Ashish Chauhan is the head of the Bombay Stock Exchange, the oldest financial marketplace in Asia. In an exclusive interview for DW he shares his views on the pending rate hike in the US and the global economy.
DW: You'll be traveling to the US shortly. Wouldn't you like to meet up with Janet Yellen and tell her to raise interest rates so as to put an end to the grueling uncertainty?
Ashish Chauhan: We can't expect our neighbors to do good to us. And the Federal Reserve has a mandate to handle the US economy. So there is little I can do there. What we can do is become strong enough so that if a storm comes, we are safe in our boat. And slowly most emerging markets have come to realize that.
Janet Yellen has been hinting at an interest rate hike for months now. When do you think will it finally happen?
I don't think the hike will come anytime soon. Because the Fed has in some senselost the window of opportunity
to do it. Instead there will be pressure to let the party go on some more.
How would India be affected once the rate hike comes?
By and large, India won't be affected. There will be some reaction, because we are all connected, but this rate hike has been rehearsed so many times that now, I think, pretty much no one is unprepared. So in a sense it would be anticlimatic, at least if you're looking for big entertainment. Instead, I think, it's going to be a rather sober experience. I consider the actual rate hike, when it actually happens, a non-event.
One year ago, emerging economies including India saw massive capital outflows just at the mention of a US rate hike. What makes you so optimistic now?
I don't see those dramatic events that took place in the past happening again. During the past year, India was able to build a fence to protect it for when a storm comes. We have built up large foreign currency reserves. We would like to take credit for the reduction in oil prices, but that has been a God-sent. However we are managing our internal economy much better. The trade deficit has decreased, the debt-to-GDP ratio is low and fiscal discipline is there. Even if there is an effect regarding a US rate hike, it will be short-term.
The governor of the Reserve Bank of India recently criticized the ultra-loose monetary policy in industrial nations. Now, the European Central Bank is even considering extending its QE program. What's your take on that?
We can't really tell the Europeans what to do. But money at zero cause has its dangers, for instance, it affects people's savings. So we have to take a look at what's happening and try to learn from the outcome.
It sounds like you're not too worried...
We care, we must care. We should learn from the outcome. Germany has been one of the sufferers of hyper inflation, so naturally people are very sensitive about that matter. And inflation is not a one-off event. These measures have been handed from one nation to the other, from the US to Europe to Japan - until policy-makers get tired of it. They may never get tired, but we must learn when enough is enough.
When people look at emerging markets, they often look at China and use that to judge other economies. How do you prevent that comparison?
We don't have to prevent that. China's economy - with all the fanfare - grew at an average of about 10 percent in the last 35 years. India - without much brouhaha - grew at about 7 percent over the last 20 years. Whatever happens, we are not going to fail. We have the energy of more than a billion people. We account for 17 percent of the world's population, but more importantly we account for an even larger amount of the young population; most of them educated and technologically oriented. I believe in the next 20 years, 70 percent of jobs will be of a nature we haven't even thought of today. And today India is creating new business activity in the technology sector, second only to Silicon Valley. These are the strengths of this country.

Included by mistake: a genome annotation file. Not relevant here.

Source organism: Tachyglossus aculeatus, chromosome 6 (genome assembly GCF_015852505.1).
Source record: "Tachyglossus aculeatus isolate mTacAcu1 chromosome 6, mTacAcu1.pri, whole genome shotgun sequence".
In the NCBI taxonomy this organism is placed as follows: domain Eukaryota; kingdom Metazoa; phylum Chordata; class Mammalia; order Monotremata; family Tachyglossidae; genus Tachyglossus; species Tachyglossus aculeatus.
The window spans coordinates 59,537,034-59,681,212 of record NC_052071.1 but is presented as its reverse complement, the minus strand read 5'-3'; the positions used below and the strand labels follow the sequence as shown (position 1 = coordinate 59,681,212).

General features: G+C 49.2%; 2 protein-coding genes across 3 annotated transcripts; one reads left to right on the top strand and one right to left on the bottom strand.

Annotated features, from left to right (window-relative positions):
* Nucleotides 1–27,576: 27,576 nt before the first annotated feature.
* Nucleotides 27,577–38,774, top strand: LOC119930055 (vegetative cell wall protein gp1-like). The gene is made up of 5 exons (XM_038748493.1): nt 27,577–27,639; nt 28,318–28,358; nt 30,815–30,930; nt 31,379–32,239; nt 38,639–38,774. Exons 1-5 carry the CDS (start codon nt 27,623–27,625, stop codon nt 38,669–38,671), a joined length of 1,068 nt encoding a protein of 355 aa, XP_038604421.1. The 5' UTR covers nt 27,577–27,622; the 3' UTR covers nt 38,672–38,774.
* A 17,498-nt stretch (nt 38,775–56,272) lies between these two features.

You will need funding for all of these ideas. How will you keep or even boost investors' trust?
India will need funds to build up its infrastructure, the country will require about $2 trillion (1.8 trillion euros) over the next seven to eight years, and these will be linear pay-off industries. What will move India forward even further are nonlinear pay-off activities - where you get back a much larger return on your investment. And these areas require less capital, more brains; more exposure, and a better ability to learn new things and do new things. And the most likely to learn this are young people. There are 10 or 20 technologies coming up that are going to be as transformational as IT has been in recent years, like artificial intelligence, 3D printing, nanotechnology, genetically modified agriculture or inside-body computers. These technologies will generate levels of wealth the likes of which we haven't seen in the last 10,000 years. And we have the people to develop these technologies.
Do you see the US economy back on track?
It seems as if they are back on track, mainly on the back of their shale oil production. That will continue to benefit them going forward. And it has helped to bring oil prices down which in return helped us with our trade deficit in India. So we count our blessings.
In what other ways is the US's economic growth benefiting India?
Their technology engine is very strong. The US attracts the best from India, Germany and the UK and takes advantage of them. Technology is what creates newer wealth. So from my perspective, US growth, especially the technology aspect of it, has changed India dramatically over the past two decades and it will continue to do so. Some phenomenal work is being done in the US, and much of it is being done by Indians.